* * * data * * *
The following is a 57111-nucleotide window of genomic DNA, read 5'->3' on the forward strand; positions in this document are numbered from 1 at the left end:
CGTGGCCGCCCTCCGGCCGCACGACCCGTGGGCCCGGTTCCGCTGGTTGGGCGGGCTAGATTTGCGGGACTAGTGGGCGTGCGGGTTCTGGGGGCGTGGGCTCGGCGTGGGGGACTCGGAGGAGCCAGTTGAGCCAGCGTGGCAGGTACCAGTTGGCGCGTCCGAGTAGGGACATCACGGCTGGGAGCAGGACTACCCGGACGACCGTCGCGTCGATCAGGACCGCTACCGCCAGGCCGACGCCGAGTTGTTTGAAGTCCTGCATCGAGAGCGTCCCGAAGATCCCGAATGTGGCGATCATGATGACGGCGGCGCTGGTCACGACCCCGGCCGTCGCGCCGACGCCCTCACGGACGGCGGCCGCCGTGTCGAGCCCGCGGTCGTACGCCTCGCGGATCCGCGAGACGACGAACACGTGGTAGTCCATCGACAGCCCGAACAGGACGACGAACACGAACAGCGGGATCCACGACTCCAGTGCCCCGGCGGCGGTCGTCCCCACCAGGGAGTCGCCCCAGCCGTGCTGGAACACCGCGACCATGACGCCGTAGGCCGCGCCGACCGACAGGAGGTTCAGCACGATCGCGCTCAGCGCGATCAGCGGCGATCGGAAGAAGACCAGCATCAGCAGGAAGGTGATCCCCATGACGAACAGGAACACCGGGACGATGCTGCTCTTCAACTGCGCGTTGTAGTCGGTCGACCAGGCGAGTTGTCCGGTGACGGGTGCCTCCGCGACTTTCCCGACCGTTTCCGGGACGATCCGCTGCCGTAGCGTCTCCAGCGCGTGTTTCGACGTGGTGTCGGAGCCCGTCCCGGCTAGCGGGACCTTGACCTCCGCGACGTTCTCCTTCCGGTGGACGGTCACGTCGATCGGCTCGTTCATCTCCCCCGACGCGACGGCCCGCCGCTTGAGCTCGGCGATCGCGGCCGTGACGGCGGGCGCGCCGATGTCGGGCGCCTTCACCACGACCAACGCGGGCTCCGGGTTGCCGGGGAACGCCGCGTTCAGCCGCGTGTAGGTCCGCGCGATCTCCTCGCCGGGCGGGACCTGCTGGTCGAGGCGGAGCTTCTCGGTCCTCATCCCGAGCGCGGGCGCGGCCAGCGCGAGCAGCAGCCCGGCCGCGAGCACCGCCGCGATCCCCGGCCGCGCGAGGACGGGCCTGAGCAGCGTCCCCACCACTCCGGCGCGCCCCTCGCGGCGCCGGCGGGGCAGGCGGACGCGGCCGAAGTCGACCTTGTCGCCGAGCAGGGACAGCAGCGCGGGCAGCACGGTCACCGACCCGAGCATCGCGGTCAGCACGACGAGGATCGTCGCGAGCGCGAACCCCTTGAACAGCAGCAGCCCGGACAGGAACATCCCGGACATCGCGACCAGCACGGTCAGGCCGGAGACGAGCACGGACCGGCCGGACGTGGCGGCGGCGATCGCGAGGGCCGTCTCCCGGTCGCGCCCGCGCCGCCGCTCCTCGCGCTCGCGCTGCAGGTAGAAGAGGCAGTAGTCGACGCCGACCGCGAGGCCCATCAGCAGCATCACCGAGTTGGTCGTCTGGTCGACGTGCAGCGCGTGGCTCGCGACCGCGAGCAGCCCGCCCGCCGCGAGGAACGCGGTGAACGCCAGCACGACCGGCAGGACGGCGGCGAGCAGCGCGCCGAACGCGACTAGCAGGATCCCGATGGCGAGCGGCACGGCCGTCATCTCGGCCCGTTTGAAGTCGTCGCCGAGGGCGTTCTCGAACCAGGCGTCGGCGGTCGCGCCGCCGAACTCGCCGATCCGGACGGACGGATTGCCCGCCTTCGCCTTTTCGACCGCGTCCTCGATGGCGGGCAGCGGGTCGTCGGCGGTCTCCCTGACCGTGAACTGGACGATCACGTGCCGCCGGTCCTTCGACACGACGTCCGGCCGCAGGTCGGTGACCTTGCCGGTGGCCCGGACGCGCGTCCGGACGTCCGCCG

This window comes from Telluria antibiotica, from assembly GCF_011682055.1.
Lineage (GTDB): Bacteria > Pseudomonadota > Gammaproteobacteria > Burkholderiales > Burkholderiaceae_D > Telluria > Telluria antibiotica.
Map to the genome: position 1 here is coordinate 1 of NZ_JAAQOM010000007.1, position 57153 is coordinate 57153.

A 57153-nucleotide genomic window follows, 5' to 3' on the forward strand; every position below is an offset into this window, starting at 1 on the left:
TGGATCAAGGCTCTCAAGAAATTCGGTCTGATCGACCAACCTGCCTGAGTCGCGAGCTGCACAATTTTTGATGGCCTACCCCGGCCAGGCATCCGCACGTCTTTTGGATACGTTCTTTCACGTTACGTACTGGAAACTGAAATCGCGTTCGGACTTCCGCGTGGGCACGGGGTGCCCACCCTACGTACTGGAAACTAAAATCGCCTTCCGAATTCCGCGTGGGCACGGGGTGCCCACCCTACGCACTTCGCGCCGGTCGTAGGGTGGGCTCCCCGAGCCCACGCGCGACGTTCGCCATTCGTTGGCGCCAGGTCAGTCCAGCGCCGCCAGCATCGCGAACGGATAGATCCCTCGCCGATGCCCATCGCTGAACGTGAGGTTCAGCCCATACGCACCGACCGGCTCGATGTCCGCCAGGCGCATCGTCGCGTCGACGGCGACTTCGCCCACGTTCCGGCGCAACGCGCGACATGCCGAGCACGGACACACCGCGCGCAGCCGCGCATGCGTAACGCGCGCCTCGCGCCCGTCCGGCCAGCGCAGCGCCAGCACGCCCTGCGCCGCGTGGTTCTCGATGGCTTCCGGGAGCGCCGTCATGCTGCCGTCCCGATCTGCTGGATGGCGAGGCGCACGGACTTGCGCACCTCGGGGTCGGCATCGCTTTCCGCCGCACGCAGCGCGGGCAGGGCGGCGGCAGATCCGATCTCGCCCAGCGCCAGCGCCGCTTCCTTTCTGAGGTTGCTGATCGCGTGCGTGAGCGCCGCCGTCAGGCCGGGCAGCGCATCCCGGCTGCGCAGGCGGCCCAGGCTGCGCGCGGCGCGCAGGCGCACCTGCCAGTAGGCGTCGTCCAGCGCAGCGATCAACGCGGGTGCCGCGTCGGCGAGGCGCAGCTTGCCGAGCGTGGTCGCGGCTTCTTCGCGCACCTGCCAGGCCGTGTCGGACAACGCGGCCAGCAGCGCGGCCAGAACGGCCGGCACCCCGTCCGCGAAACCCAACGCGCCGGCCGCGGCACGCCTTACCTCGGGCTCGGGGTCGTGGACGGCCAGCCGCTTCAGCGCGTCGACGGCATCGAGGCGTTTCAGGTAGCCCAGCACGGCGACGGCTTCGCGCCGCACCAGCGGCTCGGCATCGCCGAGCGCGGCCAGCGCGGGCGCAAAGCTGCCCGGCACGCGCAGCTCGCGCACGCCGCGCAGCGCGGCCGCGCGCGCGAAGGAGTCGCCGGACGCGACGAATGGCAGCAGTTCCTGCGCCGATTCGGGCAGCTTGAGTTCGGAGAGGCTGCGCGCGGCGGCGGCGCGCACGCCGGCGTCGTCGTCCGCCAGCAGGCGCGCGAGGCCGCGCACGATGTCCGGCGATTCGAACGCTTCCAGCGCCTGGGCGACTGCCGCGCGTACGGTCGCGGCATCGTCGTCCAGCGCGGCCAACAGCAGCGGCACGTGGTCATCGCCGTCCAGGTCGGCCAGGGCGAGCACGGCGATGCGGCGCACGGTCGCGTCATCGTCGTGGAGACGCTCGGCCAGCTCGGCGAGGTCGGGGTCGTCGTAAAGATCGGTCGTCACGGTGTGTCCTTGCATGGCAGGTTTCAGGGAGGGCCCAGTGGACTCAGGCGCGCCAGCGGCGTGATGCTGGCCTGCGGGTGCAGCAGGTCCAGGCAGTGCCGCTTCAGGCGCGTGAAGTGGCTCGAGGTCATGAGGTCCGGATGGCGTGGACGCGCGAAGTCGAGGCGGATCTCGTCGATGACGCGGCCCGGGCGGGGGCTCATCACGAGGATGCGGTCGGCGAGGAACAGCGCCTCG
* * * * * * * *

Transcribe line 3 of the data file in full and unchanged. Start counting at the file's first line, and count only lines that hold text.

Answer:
This window comes from Telluria antibiotica, from assembly GCF_011682055.1.